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Pearson Airfield Museum Packing Up Planes

Staff and volunteers from Vancouver’s Pearson Air Museum spent Tuesday boxing up exhibits and hauling small planes with tractors. The museum is closed for the immediate future.

April Baer reports on the administrative standoff that has left the non-profit Fort Vancouver National Trust at odds with the National Park Service.

Moving Pearson Air Museum exhibits and aircraft.

Moving Pearson Air Museum exhibits and aircraft.

Sloan Chambers/OPB

Fort Vancouver is an unusual collection of historic archeological sites, private real-estate, and publicly-funded facilities, all sited on a lushly-landscaped patchwork of public and private land. The Fort’s National Park Superintendent, Tracy Fortmann points to a rainbow-colored map showing the diverse stakeholders. 

“We are all right next to each other. You could throw a rock and hit the other land.”

In 2005, officials in Vancouver, Washington completed  multi-party negotiations that formed the Fort Vancouver National Trust, a non-profit to manage prime real estate and important historic areas around the Fort Vancouver National Historic Site.

But the Trust and the Park administration have been in dispute since last summer  when Fortmann’s staff denied permits to several events that had been held in years past on the Pearson Air Museum’s grounds.

Park administrator Fortmann says the trust was scheduling events that didn’t conform to Park Service policies. Documents obtained by OPB refer to problems with noise and crowds. Fortmann says her staff was willing to work with organizers.

Fort Vancouver Park Rangers Tracy Fortmann (Superintendent) and Greg Shine (Chief Ranger & Historian).

Fort Vancouver Park Rangers Tracy Fortmann (Superintendent) and Greg Shine (Chief Ranger & Historian).

Sloan Chambers/OPB

“It’s federal property, part of the national park. We were looking for them to agree that they could adhere to that law and those regulations.”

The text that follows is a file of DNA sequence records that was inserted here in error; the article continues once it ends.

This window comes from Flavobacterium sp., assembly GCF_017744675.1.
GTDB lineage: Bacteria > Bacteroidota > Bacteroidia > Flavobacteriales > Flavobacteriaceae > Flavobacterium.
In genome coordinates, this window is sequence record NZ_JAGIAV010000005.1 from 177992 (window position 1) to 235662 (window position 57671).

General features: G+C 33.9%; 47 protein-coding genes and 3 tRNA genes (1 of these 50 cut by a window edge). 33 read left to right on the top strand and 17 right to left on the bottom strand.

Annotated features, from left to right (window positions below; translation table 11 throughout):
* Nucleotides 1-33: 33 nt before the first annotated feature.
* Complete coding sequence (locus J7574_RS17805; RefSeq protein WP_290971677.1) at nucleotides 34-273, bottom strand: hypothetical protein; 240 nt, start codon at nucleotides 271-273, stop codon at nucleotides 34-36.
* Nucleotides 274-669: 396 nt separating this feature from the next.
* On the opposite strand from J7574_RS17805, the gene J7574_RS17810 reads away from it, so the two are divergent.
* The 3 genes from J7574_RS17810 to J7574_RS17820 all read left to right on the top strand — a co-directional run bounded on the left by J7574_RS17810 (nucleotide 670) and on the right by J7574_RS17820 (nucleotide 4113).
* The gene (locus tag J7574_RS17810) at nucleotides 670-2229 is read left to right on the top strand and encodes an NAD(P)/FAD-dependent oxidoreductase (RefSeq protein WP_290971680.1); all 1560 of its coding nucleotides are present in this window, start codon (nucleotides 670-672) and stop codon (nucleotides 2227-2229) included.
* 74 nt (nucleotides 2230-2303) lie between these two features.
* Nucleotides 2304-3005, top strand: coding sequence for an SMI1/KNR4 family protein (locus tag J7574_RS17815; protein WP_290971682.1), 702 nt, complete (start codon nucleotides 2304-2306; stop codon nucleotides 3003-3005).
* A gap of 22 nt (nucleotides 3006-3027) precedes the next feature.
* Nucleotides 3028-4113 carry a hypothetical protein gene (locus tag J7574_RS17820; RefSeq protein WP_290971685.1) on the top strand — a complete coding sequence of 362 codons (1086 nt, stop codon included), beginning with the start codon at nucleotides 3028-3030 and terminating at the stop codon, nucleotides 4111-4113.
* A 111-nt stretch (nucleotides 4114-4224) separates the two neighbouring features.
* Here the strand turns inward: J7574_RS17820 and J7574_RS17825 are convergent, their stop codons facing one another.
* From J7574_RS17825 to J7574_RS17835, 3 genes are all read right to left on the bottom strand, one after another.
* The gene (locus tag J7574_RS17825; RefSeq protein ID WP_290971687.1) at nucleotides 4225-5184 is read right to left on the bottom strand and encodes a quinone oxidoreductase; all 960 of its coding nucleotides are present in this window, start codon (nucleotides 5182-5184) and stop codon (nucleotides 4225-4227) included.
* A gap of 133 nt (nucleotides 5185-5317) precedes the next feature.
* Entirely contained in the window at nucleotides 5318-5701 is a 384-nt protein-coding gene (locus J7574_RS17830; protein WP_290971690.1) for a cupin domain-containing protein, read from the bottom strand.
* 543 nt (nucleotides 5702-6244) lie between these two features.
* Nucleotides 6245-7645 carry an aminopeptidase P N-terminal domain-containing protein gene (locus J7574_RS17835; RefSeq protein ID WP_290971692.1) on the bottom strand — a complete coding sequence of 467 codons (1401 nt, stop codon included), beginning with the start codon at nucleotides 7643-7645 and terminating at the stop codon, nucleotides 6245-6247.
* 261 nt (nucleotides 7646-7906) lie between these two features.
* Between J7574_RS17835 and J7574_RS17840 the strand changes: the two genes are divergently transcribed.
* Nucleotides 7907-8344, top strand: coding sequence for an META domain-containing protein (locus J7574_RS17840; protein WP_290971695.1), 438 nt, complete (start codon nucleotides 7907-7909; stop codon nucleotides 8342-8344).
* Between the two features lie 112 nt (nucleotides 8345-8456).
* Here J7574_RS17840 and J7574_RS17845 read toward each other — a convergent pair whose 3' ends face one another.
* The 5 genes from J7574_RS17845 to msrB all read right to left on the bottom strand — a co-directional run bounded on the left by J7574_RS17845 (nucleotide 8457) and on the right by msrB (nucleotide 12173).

Elson Strahan is the executive director of the Fort Vancouver National Trust. He says it wasn’t right for the Park Service to keep such tight control of events.

“We abide by the Park Service regulations. There is an inconsistency and clear subjectivity in regard to what the Park Service will allow or not allow.”

Sloan Chambers/OPB

The Air Museum is on Park Service land. But  - and here it gets complicated - for years the Park Service paid the city of Vancouver, that  in turn contracted the Fort Vancouver Trust to manage the museum. For seven years, the agreement worked. The trust raised several million dollars in public and philanthropic money that poured into improvements for the museum. But Fortmann said the events dispute revealed faults in the system. 

“The Park Service felt strongly that the National Park Service have a relationship, that the agreement be between two parties, and the agreement be directly between two parties.”

Pearson Air Museum Trust President Elson Strahan in bookstore.

Pearson Air Museum Trust President Elson Strahan in bookstore.

Sloan Chambers/OPB

But instead of simplifying the agreement, talks between the trust and the Park Service dragged out for months. Fortmann set a January 11th deadline for the trust to indicate whether it would work within park parameters. A trust board member responded saying that to stay successful and financially sustainable, the Trust would need a different set of key provisions. Again, Elson Strahan, of the trust.

“It really forces us out of a position where we cant un a sustainable operation.”

Fortmann issued a letter Monday ending the cooperative agreement between the three parties. The result? Today’s
relocation of museum airplanes, books and souvenirs.

Fortmann asked the trust to turn over keys and alarm codes by Wednesday, and transition out of the museum within 45 days.  Fortmann said the Park Service will staff the museum going forward, and would not retain three trust employees.

A spokeswoman for the city of Vancouver, Barbara Ayers, says the city has no quarrel with either party, and will continue to work with both.

“At heart of the change here is the Trust and the Fort don’t necessarily see eye to eye in the way they manage and see how things should work might be different. There might not be the best cultural fit between the two of them.”

Sloan Chambers/OPB

Ayers says the city is allowing the Trust to move Pearson exhibits into an city-owned hangar across the airfield from the Museum. Fortmann says the Park Service is committed to maintaining Pearson as a vibrant air museum.

So will Vancouver be left with two museums on either end of Pearson Field? Elson Strahan says he doesn’t think so.

“When we vacate, there will be nothing in the museum.”

Strahan  says the Trust will try to retain the air museum’s three employees, and its education programs for students.

The Trust has no plans to challenge the Park Service termination.

The Trust and the parks administration are still partners in many other spots around Fort Vancouver Reserve, including the Fort Vancouver book store. It remains to be seen how they will work together in the future.

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